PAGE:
Popular brands: Lifeway, The Greek Gods, and Ludwig Dairy.
Nutrition information: One cup (8 oz) of Lifeway plain kefir contains 110 kcal; 2 g fat; 1.5 g sat fat; 9 g carbohydrate; 9 g sugars; 0 g added sugars; and 13 g protein.
Common Ingredients: (Lifeway) pasteurized low-fat milk, non-fat milk, pectin, vitamin a palmitate, vitamin D3, cultures.
Tips for choosing diabetes-friendly yogurt
All yogurts aren’t created equal – especially when it comes to the bacteria cultures that are added to them when they are being made. Only live and active cultures can aid in lactose digestion. Mila Clarke, who has been living with latent autoimmune diabetes in adults – also known as LADA, for seven years and is the editor of HangryWoman.com, eats Greek yogurt for this reason. “Greek yogurt is my favorite because I’m lactose intolerant, and Greek yogurt is processed in a way that eliminates most of the lactose,” says Clarke. Look for the phrase “live and active cultures” or “living cultures” on the carton to ensure you’re getting live cultures. In addition, the presence of the National Yogurt Association’s “Live & Active Cultures” seal ensures that the yogurt contains live cultures.
To reduce added sugar intake, Al Bochi encourages clients to choose plain yogurts and sweeten them with fresh fruit, berries, or chia seeds.
To prevent blood sugar spikes choose Greek yogurt. Combining carbs with protein or fat slows down the release of glucose into the blood. Clarke noted that Greek yogurt helps to stabilize her glucose levels. “I will still pre-bolus with my personal insulin to carb ratio when I have yogurt, but I do notice that my glucose stays steadier, for longer when I incorporate Greek Yogurt as a snack,” says Clarke. Icelandic, French, and Australian are other higher-protein options.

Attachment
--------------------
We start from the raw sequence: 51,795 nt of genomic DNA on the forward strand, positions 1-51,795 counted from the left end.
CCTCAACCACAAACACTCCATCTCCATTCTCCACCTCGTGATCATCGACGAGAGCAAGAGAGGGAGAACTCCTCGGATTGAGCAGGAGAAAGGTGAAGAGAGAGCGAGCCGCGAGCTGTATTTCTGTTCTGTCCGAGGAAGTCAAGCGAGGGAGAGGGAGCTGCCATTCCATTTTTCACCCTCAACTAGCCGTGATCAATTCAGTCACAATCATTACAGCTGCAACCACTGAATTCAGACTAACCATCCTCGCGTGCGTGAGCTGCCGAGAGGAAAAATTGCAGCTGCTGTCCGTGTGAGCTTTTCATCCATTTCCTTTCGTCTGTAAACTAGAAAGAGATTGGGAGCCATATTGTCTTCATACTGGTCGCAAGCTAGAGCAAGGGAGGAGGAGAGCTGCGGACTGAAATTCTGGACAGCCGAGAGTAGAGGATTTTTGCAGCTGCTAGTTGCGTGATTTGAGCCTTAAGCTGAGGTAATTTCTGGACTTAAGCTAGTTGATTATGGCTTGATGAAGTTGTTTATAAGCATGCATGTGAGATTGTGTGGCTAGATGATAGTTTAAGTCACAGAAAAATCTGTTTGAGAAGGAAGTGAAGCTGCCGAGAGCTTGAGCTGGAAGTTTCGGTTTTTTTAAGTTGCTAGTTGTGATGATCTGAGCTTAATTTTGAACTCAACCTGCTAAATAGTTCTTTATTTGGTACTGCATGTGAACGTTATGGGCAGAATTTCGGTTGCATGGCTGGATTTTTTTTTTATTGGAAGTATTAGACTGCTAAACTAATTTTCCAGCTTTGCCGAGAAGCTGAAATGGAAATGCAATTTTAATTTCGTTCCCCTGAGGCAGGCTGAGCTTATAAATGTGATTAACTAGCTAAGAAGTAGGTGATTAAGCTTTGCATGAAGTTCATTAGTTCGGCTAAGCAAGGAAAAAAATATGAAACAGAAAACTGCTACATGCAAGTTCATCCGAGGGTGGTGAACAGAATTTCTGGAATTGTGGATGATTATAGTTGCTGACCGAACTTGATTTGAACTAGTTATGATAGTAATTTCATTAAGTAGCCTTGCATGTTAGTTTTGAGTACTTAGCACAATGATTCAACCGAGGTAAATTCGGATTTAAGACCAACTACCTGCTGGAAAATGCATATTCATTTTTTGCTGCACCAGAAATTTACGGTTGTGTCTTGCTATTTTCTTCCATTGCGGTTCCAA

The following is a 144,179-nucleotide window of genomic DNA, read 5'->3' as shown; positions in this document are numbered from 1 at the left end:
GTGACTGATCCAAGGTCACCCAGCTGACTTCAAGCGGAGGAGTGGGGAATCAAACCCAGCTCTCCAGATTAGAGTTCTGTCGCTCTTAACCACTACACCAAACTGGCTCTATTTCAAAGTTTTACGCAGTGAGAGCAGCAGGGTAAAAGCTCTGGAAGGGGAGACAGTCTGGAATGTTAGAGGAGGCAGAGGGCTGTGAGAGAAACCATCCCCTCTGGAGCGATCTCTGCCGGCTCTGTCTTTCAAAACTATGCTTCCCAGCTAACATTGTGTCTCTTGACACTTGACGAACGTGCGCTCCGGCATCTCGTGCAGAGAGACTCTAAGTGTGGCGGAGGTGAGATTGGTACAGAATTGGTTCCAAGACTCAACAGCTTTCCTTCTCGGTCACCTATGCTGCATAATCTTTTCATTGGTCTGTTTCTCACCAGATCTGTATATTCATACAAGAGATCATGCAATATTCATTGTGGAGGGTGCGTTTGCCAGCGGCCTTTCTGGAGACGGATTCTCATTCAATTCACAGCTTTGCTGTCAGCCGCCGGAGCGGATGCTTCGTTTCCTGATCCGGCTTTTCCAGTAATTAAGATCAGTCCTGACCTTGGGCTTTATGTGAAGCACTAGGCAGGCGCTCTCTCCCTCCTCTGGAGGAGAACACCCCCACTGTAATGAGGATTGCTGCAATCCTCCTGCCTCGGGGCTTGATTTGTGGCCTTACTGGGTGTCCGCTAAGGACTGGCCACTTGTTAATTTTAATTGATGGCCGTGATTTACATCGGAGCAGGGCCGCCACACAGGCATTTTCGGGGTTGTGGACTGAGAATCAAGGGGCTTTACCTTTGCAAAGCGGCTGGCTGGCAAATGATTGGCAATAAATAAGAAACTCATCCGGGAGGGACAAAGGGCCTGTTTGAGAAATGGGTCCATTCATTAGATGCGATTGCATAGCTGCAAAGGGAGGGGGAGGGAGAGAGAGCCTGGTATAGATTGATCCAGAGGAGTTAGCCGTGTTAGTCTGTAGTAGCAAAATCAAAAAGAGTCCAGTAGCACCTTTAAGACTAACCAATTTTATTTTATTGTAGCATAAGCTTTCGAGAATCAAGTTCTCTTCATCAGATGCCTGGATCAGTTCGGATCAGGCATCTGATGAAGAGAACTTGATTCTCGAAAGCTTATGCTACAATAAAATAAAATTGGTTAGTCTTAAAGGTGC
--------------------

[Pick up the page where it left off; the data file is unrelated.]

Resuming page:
Don’t forget to read the nutrition facts panel and ingredients list, and choose yogurt with no added sugars and few ingredients. “Choose options that have less than 10 grams of added sugar and a short ingredient list,” says Powell. A long ingredient list may be an indicator that the yogurt contains some less-than-healthful substances. Remember to count the total carbs. To stay in your target glucose range, diaTribe’s official nutrition guidelines recommend that you aim for 30g carbs or less per meal or snack.
Decide on full fat, low fat, or non-fat yogurt. “All of these options can fit into your nutrition plan, however, individuals with diabetes are at increased risk of heart disease, which makes it essential to monitor saturated fat intake,” says Powell. While low-fat and non-fat yogurt may sound like a no-brainer, they may have more added sugars than full-fat yogurt to compensate for the taste.
Experiment with several yogurt varieties to determine which is best for cooking, for use as a condiment, or simply to satisfy your taste buds. Chobani is Clarke’s go-to yogurt. “It has a low sugar content per serving, and I find the texture really thick and delicious. It works nicely in so many different recipes. I love using Greek yogurt to make flatbread, chia pudding, smoothie bowls, or just pairing it with fresh fruit like mangoes to help balance out a snack,” Clarke says.
Yogurt’s live and active cultures make it a more easily digestible option for people with lactose intolerance. Yogurt is a versatile, nutrient-dense food available in many forms that can meet the preferences of people with diabetes.
Dairy foods such as yogurt may lower the risk of type 2 diabetes, metabolic syndrome, heart disease, and obesity. Additionally, yogurt can help close the nutrient intake gap on calcium, potassium, and vitamin D.